ERBIL, Kurdistan Region (Kurdistan24) - Ankara is to extend a state of emergency in place since last year for the fifth time, said an official from the ruling Justice and Development Party (AKP) on Friday.
Head of AKP's parliamentary group Mustafa Elitas said a motion by the Prime Ministry is to be presented to the assembly after a national security council meeting next week, reported Kurdistan 24's Turkish language service.
Lawmakers from the AKP and its far-right ally in the opposition Nationalist Movement Party (MHP) are expected to support the bill that would extend the state of emergency by another three months, a practice President Recep Tayyip Erdogan's government repeated since the 2016 failed military coup attempt.
Main opposition Republican People's Party (CHP) and the pro-Kurdish Peoples' Democratic Party (HDP) that view Erdogan as an increasingly authoritarian leader have opposed previous extensions.
Erdogan government's main argument for the state of emergency has been resisting the US-based Turkish Islamic cleric Fethullah Gulen's movement which it accuses of masterminding the botched coup via followers within the army.
Ankara also cites its security concerns regarding a decades-long guerrilla warfare by the Kurdistan Workers' Party (PKK) for a form of self-governance in the Kurdish-majority provinces to the east and south.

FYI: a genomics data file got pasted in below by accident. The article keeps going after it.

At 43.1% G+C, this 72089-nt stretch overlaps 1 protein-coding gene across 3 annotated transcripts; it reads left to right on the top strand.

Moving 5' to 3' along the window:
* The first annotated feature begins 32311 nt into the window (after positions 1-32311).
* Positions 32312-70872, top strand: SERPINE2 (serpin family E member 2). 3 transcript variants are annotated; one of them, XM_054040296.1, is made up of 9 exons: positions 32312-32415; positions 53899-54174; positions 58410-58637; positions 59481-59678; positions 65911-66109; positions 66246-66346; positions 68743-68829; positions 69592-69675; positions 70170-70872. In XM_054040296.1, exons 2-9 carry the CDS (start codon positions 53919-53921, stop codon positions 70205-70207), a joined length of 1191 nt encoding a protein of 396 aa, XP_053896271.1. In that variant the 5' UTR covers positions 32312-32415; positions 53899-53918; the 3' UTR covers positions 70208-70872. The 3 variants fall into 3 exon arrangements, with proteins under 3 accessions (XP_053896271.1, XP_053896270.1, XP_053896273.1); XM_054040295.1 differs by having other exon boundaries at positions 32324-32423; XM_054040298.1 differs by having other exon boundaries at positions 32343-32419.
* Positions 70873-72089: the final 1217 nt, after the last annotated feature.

Under a state of emergency, the President, empowered by a constitutional reform package narrowly approved by voters in a referendum last April, can bypass the Parliament in enacting new decrees.
The decrees have since last year purged over one hundred thousand civil servants and ordered the closure of hundreds of media outlets, NGOs, cultural centers, private schools, and hospitals over the allegations of having ties to "terrorist" groups detrimental to national security.
There are also over 160 journalists, and media workers behind bars as the co-leader of HDP Selahattin Demirtas remains jailed along with nine other lawmakers from his party.
The Council of Europe (CoE), and international rights groups such as Human Rights Watch have previously called on Ankara to end the state of emergency, citing grave rights violations, including allegations of torture in prisons and abuses of state power by officials.
Editing by Ava Homa